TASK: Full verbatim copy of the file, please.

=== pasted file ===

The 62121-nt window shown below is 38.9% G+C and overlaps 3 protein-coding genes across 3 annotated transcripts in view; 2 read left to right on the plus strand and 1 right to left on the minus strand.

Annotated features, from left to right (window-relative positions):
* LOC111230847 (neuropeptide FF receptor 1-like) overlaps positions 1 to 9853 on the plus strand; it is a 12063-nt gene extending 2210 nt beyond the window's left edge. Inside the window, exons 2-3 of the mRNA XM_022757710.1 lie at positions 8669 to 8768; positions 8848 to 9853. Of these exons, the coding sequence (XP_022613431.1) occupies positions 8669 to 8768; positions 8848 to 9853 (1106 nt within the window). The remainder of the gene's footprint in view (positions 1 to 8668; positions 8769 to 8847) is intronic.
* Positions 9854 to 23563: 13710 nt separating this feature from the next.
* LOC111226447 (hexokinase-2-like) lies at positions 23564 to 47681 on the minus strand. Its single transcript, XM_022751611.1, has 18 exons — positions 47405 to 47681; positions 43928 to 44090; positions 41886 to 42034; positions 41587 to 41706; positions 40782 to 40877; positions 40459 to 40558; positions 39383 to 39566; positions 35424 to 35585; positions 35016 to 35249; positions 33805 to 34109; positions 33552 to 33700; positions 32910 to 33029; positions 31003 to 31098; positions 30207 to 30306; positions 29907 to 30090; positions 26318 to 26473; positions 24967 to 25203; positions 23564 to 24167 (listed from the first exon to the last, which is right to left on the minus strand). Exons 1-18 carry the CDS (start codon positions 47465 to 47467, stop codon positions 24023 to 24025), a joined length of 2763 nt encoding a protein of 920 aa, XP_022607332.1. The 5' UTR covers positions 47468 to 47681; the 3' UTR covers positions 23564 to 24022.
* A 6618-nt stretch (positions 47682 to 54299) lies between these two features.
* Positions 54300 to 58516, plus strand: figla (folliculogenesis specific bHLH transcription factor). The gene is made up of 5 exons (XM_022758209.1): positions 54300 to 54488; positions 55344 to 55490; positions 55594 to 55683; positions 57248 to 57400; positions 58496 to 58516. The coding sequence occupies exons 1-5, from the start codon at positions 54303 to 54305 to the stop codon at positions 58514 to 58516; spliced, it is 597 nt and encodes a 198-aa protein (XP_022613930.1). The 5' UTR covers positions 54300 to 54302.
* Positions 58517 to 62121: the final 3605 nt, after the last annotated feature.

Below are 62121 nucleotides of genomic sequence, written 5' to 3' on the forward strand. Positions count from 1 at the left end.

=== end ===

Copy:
The 62121-nt window shown below is 38.9% G+C and overlaps 3 protein-coding genes across 3 annotated transcripts in view; 2 read left to right on the plus strand and 1 right to left on the minus strand.

Annotated features, from left to right (window-relative positions):
* LOC111230847 (neuropeptide FF receptor 1-like) overlaps positions 1 to 9853 on the plus strand; it is a 12063-nt gene extending 2210 nt beyond the window's left edge. Inside the window, exons 2-3 of the mRNA XM_022757710.1 lie at positions 8669 to 8768; positions 8848 to 9853. Of these exons, the coding sequence (XP_022613431.1) occupies positions 8669 to 8768; positions 8848 to 9853 (1106 nt within the window). The remainder of the gene's footprint in view (positions 1 to 8668; positions 8769 to 8847) is intronic.
* Positions 9854 to 23563: 13710 nt separating this feature from the next.
* LOC111226447 (hexokinase-2-like) lies at positions 23564 to 47681 on the minus strand. Its single transcript, XM_022751611.1, has 18 exons — positions 47405 to 47681; positions 43928 to 44090; positions 41886 to 42034; positions 41587 to 41706; positions 40782 to 40877; positions 40459 to 40558; positions 39383 to 39566; positions 35424 to 35585; positions 35016 to 35249; positions 33805 to 34109; positions 33552 to 33700; positions 32910 to 33029; positions 31003 to 31098; positions 30207 to 30306; positions 29907 to 30090; positions 26318 to 26473; positions 24967 to 25203; positions 23564 to 24167 (listed from the first exon to the last, which is right to left on the minus strand). Exons 1-18 carry the CDS (start codon positions 47465 to 47467, stop codon positions 24023 to 24025), a joined length of 2763 nt encoding a protein of 920 aa, XP_022607332.1. The 5' UTR covers positions 47468 to 47681; the 3' UTR covers positions 23564 to 24022.
* A 6618-nt stretch (positions 47682 to 54299) lies between these two features.
* Positions 54300 to 58516, plus strand: figla (folliculogenesis specific bHLH transcription factor). The gene is made up of 5 exons (XM_022758209.1): positions 54300 to 54488; positions 55344 to 55490; positions 55594 to 55683; positions 57248 to 57400; positions 58496 to 58516. The coding sequence occupies exons 1-5, from the start codon at positions 54303 to 54305 to the stop codon at positions 58514 to 58516; spliced, it is 597 nt and encodes a 198-aa protein (XP_022613930.1). The 5' UTR covers positions 54300 to 54302.
* Positions 58517 to 62121: the final 3605 nt, after the last annotated feature.

Below are 62121 nucleotides of genomic sequence, written 5' to 3' on the forward strand. Positions count from 1 at the left end.